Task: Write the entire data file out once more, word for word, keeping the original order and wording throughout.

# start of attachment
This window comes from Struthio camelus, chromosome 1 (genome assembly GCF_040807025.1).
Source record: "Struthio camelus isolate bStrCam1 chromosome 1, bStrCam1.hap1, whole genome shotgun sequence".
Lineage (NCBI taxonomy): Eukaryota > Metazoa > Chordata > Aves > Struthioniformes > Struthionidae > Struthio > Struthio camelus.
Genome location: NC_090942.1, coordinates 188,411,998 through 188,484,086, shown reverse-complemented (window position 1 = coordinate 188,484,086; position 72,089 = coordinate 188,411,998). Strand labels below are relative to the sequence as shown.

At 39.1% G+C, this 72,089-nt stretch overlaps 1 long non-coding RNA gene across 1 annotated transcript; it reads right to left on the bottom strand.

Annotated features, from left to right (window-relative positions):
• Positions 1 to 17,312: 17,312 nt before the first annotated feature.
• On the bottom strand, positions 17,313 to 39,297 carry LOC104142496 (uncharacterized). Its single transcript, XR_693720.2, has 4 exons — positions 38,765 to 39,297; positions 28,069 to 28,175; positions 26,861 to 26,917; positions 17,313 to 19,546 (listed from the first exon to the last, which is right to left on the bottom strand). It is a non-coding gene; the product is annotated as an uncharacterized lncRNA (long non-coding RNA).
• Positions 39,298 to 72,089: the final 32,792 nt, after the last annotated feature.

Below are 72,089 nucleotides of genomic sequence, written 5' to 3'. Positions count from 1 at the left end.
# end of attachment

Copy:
This window comes from Struthio camelus, chromosome 1 (genome assembly GCF_040807025.1).
Source record: "Struthio camelus isolate bStrCam1 chromosome 1, bStrCam1.hap1, whole genome shotgun sequence".
Lineage (NCBI taxonomy): Eukaryota > Metazoa > Chordata > Aves > Struthioniformes > Struthionidae > Struthio > Struthio camelus.
Genome location: NC_090942.1, coordinates 188,411,998 through 188,484,086, shown reverse-complemented (window position 1 = coordinate 188,484,086; position 72,089 = coordinate 188,411,998). Strand labels below are relative to the sequence as shown.

At 39.1% G+C, this 72,089-nt stretch overlaps 1 long non-coding RNA gene across 1 annotated transcript; it reads right to left on the bottom strand.

Annotated features, from left to right (window-relative positions):
• Positions 1 to 17,312: 17,312 nt before the first annotated feature.
• On the bottom strand, positions 17,313 to 39,297 carry LOC104142496 (uncharacterized). Its single transcript, XR_693720.2, has 4 exons — positions 38,765 to 39,297; positions 28,069 to 28,175; positions 26,861 to 26,917; positions 17,313 to 19,546 (listed from the first exon to the last, which is right to left on the bottom strand). It is a non-coding gene; the product is annotated as an uncharacterized lncRNA (long non-coding RNA).
• Positions 39,298 to 72,089: the final 32,792 nt, after the last annotated feature.

Below are 72,089 nucleotides of genomic sequence, written 5' to 3'. Positions count from 1 at the left end.